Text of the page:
This incredibly charming, benign story of obsession feels like the result of Werner Herzog taking on a Boys’ Own adventure tale. Actor and director Nicolas Giraud‘s labour of love is a cosmic Fitzcarraldo that will bring a wistful tear of dreams long gone to the eyes of many people who never got over their childish desire to be go into space. It’s pure escapism, but fully harnesses the magic of recaptured youth and a realising of goals on one’s own terms.

Jim (Giraud) is an aeronautic engineer with one all-encompassing ambition: to be the first amateur to pilot a rocket into space and perform a spacewalk. Surely a pipe dream one would imagine. But Jim’s put his knowledge to good use and has been building the rocket secretly for years. Now he’s enlisted a chemist to create suitable, if volatile, fuel and managed to get retired astronaut Alexandre (Mathieu Kassovitz) onboard. It’s a crazy risk, to his relationship with his family as well as his life, but having come so close to fulfilling his dream years earlier through official means, he can’t let it go.

In his second film (after 2018’s The Sun in My Eyes) Giraud brings together a stellar (pun very much intended) cast. Besides Kassovitz, Jim’s disparate, motley bunch of collaborators and supporters include Gallic stalwarts like Hélène Vincent and Hippolyte Girardot, and newer faces like Ayumi Roux who makes a big impression as a pugnacious maths whizz-kid. The heart of the tale rests on two of Jim’s relationships. The first with his grandmother Odette (Vincent), whose late husband fired young Jim’s imagination. She’s either his biggest supporter, or most guilty enabler depending on your viewpoint. And the second with Kassovitz’ Alexandre, who was living practically as a hermit after never quite adjusting to life back on Earth. A closer reading would suggest there’s a co-dependent relationship that forms between the two, one that could be potentially disastrous.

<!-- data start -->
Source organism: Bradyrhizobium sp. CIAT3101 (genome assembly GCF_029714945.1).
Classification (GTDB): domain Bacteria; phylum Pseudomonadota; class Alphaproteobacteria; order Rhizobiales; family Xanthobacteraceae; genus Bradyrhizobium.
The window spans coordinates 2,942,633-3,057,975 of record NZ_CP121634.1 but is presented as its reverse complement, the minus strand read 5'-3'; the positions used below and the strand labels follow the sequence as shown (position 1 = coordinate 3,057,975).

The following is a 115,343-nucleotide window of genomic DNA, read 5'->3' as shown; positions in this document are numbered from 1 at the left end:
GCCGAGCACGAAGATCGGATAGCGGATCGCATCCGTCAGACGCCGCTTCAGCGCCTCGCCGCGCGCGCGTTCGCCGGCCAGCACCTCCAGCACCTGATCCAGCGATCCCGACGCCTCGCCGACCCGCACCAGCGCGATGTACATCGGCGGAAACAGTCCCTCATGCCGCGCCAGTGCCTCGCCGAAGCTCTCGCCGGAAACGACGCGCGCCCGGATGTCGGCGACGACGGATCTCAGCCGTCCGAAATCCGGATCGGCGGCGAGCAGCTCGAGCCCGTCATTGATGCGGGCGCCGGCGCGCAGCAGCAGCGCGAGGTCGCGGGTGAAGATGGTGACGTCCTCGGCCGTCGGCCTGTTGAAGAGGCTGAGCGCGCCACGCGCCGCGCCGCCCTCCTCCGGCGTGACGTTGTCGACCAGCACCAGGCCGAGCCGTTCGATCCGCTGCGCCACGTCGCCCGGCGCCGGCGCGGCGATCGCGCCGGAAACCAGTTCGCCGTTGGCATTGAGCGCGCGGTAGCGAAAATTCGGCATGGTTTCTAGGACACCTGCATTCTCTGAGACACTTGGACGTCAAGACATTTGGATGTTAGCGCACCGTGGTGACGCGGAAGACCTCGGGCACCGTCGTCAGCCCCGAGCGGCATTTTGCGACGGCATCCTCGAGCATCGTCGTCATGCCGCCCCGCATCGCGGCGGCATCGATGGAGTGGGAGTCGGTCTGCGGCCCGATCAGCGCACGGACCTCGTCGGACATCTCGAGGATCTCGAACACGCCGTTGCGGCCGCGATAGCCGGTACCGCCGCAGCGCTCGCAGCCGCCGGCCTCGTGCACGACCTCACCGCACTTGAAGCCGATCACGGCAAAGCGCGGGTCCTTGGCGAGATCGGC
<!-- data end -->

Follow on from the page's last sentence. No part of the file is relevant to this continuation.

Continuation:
It’s interesting that The Astronaut‘s subjects of obsession and space travel chime harmoniously with two other films at GFF, Edouard Salier’s trainee astronaut sci-fi Tropic, and Maurice O’Brien’s documentary The Artist & The Wall of Death, in which another driven amateur builds his own motorcycle stunt venue. The three would make a solid thematic triple bill. The Astronaut is by some distance the most conventional narratively of the three – add a comedic twist and you’d essentially have Cool Runnings – and easily the most sentimental. But there is a Spielbergian sense of wonder that easily cuts through its more absurd elements, and if it hooks you in it’ll transfix you until its wondrous ending.

Technically, it’s hugely impressive too. It doesn’t have a huge budget, but Jim’s personal Cape Canaveral is a gorgeous piece of production design, and the visual effects team led by Emmanuelle Carlier strike the requisite sense of scale and awe when it comes to the crunch.

If one chose to scoff at The Astronaut it would be hard to argue. There’s something about it that feels naively optimistic and out of time about it. Flight of the Navigator for late Gen-Xers with a Peter Pan complex perhaps. Maybe that’s why it works; it’s zeroing in on a portion of the brain that remembers times before one’s horizons became blocked with adult responsibilities. It’s a real throwback, but one that remembers what was so successful about the adventures it recalls. There will inevitably be shaken heads and rolled eyes from several quarters. But ignore them. This is magical.

Screening as part of Glasgow Film Festival on Sun 5 and Mon 6 Mar 2023 at GFT 2